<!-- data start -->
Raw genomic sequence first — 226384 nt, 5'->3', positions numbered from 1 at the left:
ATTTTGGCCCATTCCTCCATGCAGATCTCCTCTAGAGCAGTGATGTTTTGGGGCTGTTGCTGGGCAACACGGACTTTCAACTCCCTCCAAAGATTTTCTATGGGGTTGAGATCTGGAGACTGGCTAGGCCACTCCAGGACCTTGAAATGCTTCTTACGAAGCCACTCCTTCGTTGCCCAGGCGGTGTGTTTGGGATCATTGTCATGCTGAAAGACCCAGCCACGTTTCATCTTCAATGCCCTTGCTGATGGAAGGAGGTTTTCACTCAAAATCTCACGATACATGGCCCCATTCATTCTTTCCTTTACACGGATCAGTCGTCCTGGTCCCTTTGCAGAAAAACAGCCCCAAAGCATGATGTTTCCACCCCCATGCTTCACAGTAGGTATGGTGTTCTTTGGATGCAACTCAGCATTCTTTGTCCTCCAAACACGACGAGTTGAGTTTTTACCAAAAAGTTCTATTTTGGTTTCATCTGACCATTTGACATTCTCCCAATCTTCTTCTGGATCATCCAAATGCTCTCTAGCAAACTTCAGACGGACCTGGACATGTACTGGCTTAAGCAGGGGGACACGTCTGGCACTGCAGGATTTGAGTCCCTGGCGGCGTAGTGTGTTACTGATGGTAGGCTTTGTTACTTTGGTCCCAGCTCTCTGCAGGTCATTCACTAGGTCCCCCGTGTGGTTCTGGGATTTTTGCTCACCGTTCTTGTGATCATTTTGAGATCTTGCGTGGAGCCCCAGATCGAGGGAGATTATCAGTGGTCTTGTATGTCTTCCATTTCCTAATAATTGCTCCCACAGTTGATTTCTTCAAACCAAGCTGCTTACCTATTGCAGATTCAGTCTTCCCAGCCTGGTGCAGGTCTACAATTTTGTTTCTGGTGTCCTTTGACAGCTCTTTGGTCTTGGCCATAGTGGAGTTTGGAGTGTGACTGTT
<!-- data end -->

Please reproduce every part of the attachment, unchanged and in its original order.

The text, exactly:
Raw genomic sequence first — 226384 nt, 5'->3', positions numbered from 1 at the left:
ATTTTGGCCCATTCCTCCATGCAGATCTCCTCTAGAGCAGTGATGTTTTGGGGCTGTTGCTGGGCAACACGGACTTTCAACTCCCTCCAAAGATTTTCTATGGGGTTGAGATCTGGAGACTGGCTAGGCCACTCCAGGACCTTGAAATGCTTCTTACGAAGCCACTCCTTCGTTGCCCAGGCGGTGTGTTTGGGATCATTGTCATGCTGAAAGACCCAGCCACGTTTCATCTTCAATGCCCTTGCTGATGGAAGGAGGTTTTCACTCAAAATCTCACGATACATGGCCCCATTCATTCTTTCCTTTACACGGATCAGTCGTCCTGGTCCCTTTGCAGAAAAACAGCCCCAAAGCATGATGTTTCCACCCCCATGCTTCACAGTAGGTATGGTGTTCTTTGGATGCAACTCAGCATTCTTTGTCCTCCAAACACGACGAGTTGAGTTTTTACCAAAAAGTTCTATTTTGGTTTCATCTGACCATTTGACATTCTCCCAATCTTCTTCTGGATCATCCAAATGCTCTCTAGCAAACTTCAGACGGACCTGGACATGTACTGGCTTAAGCAGGGGGACACGTCTGGCACTGCAGGATTTGAGTCCCTGGCGGCGTAGTGTGTTACTGATGGTAGGCTTTGTTACTTTGGTCCCAGCTCTCTGCAGGTCATTCACTAGGTCCCCCGTGTGGTTCTGGGATTTTTGCTCACCGTTCTTGTGATCATTTTGAGATCTTGCGTGGAGCCCCAGATCGAGGGAGATTATCAGTGGTCTTGTATGTCTTCCATTTCCTAATAATTGCTCCCACAGTTGATTTCTTCAAACCAAGCTGCTTACCTATTGCAGATTCAGTCTTCCCAGCCTGGTGCAGGTCTACAATTTTGTTTCTGGTGTCCTTTGACAGCTCTTTGGTCTTGGCCATAGTGGAGTTTGGAGTGTGACTGTT